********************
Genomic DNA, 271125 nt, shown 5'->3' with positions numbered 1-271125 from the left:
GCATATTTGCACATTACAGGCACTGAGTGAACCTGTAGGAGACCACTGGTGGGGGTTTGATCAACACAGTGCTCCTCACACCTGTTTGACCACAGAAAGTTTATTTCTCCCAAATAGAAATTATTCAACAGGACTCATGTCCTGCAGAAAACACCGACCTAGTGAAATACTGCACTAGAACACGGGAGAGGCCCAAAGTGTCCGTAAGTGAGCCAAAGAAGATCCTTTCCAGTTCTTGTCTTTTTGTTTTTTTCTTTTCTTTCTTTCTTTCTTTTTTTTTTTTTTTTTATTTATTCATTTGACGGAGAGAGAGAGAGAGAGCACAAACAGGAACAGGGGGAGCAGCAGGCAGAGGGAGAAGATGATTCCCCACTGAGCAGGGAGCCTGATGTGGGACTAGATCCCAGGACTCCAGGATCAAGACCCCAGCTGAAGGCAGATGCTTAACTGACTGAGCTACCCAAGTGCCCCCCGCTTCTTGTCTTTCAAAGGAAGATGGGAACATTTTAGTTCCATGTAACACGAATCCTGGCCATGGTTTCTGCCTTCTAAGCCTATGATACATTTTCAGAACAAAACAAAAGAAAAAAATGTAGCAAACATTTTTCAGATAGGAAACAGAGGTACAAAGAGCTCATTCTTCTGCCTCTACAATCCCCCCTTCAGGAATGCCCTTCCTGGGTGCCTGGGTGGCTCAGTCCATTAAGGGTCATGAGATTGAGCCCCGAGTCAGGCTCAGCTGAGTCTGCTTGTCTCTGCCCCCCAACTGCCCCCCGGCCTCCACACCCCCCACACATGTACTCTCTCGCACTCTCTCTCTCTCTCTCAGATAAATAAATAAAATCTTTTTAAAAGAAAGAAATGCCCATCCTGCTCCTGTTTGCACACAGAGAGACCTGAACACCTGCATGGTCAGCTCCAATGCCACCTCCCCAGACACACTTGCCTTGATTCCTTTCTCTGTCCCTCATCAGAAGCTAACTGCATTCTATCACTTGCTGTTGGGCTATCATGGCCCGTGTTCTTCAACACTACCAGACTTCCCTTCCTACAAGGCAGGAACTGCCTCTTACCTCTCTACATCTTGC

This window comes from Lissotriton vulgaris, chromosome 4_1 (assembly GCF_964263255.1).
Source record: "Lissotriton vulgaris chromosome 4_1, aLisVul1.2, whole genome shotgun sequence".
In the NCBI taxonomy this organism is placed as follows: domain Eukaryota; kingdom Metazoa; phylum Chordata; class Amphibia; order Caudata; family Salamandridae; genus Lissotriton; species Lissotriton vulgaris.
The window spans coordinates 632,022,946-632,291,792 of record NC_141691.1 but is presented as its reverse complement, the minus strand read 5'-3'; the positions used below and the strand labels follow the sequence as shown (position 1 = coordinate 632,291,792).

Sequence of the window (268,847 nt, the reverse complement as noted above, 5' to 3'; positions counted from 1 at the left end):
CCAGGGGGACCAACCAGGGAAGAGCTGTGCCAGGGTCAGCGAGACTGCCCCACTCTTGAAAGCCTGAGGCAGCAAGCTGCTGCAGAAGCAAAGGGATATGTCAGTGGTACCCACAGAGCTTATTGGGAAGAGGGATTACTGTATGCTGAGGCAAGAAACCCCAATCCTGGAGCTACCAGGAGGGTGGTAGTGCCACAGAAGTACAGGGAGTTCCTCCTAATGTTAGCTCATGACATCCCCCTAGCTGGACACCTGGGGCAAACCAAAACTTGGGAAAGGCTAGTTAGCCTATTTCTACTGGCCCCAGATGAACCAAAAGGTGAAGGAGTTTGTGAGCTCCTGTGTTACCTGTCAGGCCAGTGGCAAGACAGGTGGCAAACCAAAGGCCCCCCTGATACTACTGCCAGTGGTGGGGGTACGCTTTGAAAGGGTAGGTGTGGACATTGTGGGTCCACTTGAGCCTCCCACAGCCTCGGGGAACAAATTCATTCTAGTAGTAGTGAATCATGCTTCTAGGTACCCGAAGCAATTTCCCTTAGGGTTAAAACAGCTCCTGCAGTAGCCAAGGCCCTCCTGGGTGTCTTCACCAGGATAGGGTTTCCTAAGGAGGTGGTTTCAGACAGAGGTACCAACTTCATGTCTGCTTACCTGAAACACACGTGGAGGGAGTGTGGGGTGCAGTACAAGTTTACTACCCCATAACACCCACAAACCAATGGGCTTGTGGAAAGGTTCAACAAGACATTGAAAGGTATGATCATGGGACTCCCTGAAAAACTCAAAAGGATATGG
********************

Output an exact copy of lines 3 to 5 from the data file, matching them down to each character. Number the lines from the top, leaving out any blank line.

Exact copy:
This window comes from Lissotriton vulgaris, chromosome 4_1 (assembly GCF_964263255.1).
Source record: "Lissotriton vulgaris chromosome 4_1, aLisVul1.2, whole genome shotgun sequence".
In the NCBI taxonomy this organism is placed as follows: domain Eukaryota; kingdom Metazoa; phylum Chordata; class Amphibia; order Caudata; family Salamandridae; genus Lissotriton; species Lissotriton vulgaris.